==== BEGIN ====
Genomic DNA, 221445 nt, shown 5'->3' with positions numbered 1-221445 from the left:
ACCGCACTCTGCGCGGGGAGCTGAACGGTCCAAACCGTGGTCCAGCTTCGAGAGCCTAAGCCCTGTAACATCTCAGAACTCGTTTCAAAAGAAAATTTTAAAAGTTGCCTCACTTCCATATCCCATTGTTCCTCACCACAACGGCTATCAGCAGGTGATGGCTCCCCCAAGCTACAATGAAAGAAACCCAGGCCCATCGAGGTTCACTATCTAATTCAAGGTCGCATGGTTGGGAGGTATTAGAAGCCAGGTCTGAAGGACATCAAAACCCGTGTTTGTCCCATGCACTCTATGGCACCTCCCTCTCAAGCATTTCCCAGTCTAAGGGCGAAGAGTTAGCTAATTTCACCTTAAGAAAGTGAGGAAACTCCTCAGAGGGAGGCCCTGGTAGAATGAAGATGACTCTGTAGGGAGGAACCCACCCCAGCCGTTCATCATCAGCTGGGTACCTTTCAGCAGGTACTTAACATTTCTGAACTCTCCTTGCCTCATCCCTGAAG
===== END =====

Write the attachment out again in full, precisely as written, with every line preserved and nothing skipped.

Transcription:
Genomic DNA, 221445 nt, shown 5'->3' with positions numbered 1-221445 from the left:
ACCGCACTCTGCGCGGGGAGCTGAACGGTCCAAACCGTGGTCCAGCTTCGAGAGCCTAAGCCCTGTAACATCTCAGAACTCGTTTCAAAAGAAAATTTTAAAAGTTGCCTCACTTCCATATCCCATTGTTCCTCACCACAACGGCTATCAGCAGGTGATGGCTCCCCCAAGCTACAATGAAAGAAACCCAGGCCCATCGAGGTTCACTATCTAATTCAAGGTCGCATGGTTGGGAGGTATTAGAAGCCAGGTCTGAAGGACATCAAAACCCGTGTTTGTCCCATGCACTCTATGGCACCTCCCTCTCAAGCATTTCCCAGTCTAAGGGCGAAGAGTTAGCTAATTTCACCTTAAGAAAGTGAGGAAACTCCTCAGAGGGAGGCCCTGGTAGAATGAAGATGACTCTGTAGGGAGGAACCCACCCCAGCCGTTCATCATCAGCTGGGTACCTTTCAGCAGGTACTTAACATTTCTGAACTCTCCTTGCCTCATCCCTGAAG